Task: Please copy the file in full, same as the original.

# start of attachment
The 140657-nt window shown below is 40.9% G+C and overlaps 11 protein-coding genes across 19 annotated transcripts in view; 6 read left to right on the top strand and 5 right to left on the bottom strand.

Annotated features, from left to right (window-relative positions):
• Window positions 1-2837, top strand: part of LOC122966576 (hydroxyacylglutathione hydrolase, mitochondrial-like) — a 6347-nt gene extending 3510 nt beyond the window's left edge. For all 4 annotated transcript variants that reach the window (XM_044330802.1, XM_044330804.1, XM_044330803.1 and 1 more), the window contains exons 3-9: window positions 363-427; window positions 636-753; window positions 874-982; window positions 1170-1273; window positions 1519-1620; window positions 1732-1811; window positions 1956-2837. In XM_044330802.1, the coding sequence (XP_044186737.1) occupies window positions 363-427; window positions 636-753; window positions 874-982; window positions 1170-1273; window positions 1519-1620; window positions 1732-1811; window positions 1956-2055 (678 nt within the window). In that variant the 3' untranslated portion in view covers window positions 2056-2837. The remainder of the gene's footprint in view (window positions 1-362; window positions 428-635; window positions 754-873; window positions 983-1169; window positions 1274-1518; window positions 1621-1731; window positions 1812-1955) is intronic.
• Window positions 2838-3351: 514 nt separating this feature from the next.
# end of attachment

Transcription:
The 140657-nt window shown below is 40.9% G+C and overlaps 11 protein-coding genes across 19 annotated transcripts in view; 6 read left to right on the top strand and 5 right to left on the bottom strand.

Annotated features, from left to right (window-relative positions):
• Window positions 1-2837, top strand: part of LOC122966576 (hydroxyacylglutathione hydrolase, mitochondrial-like) — a 6347-nt gene extending 3510 nt beyond the window's left edge. For all 4 annotated transcript variants that reach the window (XM_044330802.1, XM_044330804.1, XM_044330803.1 and 1 more), the window contains exons 3-9: window positions 363-427; window positions 636-753; window positions 874-982; window positions 1170-1273; window positions 1519-1620; window positions 1732-1811; window positions 1956-2837. In XM_044330802.1, the coding sequence (XP_044186737.1) occupies window positions 363-427; window positions 636-753; window positions 874-982; window positions 1170-1273; window positions 1519-1620; window positions 1732-1811; window positions 1956-2055 (678 nt within the window). In that variant the 3' untranslated portion in view covers window positions 2056-2837. The remainder of the gene's footprint in view (window positions 1-362; window positions 428-635; window positions 754-873; window positions 983-1169; window positions 1274-1518; window positions 1621-1731; window positions 1812-1955) is intronic.
• Window positions 2838-3351: 514 nt separating this feature from the next.